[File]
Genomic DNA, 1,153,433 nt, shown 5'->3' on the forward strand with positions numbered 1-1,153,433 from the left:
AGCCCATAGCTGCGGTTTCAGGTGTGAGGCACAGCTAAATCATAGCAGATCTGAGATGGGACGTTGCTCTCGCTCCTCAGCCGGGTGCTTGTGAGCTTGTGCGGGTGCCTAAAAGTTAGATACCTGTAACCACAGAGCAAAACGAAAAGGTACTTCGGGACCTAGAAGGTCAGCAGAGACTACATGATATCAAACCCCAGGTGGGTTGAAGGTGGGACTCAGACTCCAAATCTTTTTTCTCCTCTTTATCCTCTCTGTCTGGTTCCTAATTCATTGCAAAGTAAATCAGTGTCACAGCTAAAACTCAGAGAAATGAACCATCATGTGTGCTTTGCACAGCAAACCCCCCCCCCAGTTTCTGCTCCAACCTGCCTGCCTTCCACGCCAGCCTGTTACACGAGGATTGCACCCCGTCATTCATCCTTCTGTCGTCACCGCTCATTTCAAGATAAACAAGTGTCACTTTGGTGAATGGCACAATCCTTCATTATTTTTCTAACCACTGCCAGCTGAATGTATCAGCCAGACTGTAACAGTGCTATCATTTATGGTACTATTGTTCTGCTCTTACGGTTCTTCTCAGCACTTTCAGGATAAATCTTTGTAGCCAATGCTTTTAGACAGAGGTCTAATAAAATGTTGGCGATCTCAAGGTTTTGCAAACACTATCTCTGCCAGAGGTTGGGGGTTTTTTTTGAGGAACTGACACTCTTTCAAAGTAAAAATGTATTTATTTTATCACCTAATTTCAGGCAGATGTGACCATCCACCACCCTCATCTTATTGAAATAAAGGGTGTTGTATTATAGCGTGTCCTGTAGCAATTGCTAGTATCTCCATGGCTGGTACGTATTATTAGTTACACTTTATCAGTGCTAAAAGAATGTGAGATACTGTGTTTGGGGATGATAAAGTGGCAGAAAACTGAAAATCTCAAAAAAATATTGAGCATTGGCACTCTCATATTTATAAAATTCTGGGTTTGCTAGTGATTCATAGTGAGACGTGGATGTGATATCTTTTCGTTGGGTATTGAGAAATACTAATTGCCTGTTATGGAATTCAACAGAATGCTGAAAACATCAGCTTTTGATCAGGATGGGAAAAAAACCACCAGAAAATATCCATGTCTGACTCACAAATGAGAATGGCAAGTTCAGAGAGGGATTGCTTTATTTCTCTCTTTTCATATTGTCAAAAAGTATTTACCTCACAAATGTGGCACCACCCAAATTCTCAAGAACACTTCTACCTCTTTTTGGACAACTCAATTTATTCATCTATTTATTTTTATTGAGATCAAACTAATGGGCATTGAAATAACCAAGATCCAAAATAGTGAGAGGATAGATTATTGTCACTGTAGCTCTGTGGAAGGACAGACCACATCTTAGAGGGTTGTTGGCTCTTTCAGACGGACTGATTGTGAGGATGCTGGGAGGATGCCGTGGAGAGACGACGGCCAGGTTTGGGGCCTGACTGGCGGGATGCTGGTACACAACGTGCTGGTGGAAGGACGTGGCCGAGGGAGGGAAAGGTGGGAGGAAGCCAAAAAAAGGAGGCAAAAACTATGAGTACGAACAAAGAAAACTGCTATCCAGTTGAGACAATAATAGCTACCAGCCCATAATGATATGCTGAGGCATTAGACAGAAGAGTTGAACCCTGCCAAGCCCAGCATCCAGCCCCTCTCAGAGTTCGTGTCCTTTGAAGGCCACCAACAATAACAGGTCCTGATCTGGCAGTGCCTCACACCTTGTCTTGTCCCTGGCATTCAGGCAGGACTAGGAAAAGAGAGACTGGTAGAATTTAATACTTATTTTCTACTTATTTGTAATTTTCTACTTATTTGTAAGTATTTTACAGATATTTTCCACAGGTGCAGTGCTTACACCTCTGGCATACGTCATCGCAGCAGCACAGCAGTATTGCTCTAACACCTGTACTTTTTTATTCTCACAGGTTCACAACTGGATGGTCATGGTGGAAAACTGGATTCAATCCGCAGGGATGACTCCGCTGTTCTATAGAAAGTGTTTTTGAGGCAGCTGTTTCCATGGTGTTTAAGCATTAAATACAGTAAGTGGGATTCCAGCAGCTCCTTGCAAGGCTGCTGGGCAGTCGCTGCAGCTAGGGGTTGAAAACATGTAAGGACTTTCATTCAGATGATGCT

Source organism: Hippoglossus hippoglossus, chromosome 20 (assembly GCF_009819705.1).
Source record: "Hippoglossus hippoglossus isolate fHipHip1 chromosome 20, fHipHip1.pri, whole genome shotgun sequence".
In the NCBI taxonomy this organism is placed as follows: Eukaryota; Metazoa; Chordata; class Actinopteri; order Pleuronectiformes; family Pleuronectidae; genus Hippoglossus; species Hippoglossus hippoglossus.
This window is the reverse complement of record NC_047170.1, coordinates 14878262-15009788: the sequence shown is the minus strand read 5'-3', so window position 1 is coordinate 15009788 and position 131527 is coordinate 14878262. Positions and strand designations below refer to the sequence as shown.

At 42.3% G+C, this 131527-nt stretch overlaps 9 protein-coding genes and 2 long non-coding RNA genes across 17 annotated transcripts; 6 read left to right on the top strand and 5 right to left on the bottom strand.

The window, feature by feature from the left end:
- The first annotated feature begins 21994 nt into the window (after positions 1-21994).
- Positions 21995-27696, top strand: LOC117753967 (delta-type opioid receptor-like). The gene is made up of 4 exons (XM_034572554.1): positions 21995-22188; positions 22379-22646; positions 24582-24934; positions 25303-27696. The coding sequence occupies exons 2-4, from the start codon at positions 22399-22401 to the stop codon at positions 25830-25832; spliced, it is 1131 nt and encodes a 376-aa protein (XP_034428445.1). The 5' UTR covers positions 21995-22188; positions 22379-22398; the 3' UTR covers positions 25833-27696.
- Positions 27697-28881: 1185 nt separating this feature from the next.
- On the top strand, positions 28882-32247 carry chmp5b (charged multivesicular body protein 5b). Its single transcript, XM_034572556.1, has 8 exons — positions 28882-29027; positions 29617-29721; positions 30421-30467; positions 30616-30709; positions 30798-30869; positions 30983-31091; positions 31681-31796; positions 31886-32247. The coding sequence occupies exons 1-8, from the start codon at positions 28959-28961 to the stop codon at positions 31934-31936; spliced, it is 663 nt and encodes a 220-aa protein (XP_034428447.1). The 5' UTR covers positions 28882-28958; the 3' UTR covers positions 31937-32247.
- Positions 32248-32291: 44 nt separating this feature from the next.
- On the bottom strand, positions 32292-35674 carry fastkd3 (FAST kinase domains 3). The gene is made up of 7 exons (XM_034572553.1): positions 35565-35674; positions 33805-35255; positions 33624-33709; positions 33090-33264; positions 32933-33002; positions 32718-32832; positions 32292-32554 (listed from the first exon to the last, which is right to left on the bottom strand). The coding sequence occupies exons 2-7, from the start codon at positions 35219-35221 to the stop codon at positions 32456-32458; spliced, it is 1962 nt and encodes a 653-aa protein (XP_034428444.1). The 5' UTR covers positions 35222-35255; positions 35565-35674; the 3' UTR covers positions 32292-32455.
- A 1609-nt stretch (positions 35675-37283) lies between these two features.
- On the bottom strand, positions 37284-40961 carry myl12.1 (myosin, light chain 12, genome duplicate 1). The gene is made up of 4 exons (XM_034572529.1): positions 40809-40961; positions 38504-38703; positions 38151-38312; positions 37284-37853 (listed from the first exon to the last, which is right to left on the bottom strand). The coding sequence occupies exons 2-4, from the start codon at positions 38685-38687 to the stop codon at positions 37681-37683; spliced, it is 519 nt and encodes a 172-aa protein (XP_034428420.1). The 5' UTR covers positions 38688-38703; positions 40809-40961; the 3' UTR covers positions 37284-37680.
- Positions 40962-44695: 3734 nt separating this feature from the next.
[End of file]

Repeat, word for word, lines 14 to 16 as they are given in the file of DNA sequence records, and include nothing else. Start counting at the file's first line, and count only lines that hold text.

- On the bottom strand, positions 32292-35674 carry fastkd3 (FAST kinase domains 3). The gene is made up of 7 exons (XM_034572553.1): positions 35565-35674; positions 33805-35255; positions 33624-33709; positions 33090-33264; positions 32933-33002; positions 32718-32832; positions 32292-32554 (listed from the first exon to the last, which is right to left on the bottom strand). The coding sequence occupies exons 2-7, from the start codon at positions 35219-35221 to the stop codon at positions 32456-32458; spliced, it is 1962 nt and encodes a 653-aa protein (XP_034428444.1). The 5' UTR covers positions 35222-35255; positions 35565-35674; the 3' UTR covers positions 32292-32455.
- A 1609-nt stretch (positions 35675-37283) lies between these two features.
- On the bottom strand, positions 37284-40961 carry myl12.1 (myosin, light chain 12, genome duplicate 1). The gene is made up of 4 exons (XM_034572529.1): positions 40809-40961; positions 38504-38703; positions 38151-38312; positions 37284-37853 (listed from the first exon to the last, which is right to left on the bottom strand). The coding sequence occupies exons 2-4, from the start codon at positions 38685-38687 to the stop codon at positions 37681-37683; spliced, it is 519 nt and encodes a 172-aa protein (XP_034428420.1). The 5' UTR covers positions 38688-38703; positions 40809-40961; the 3' UTR covers positions 37284-37680.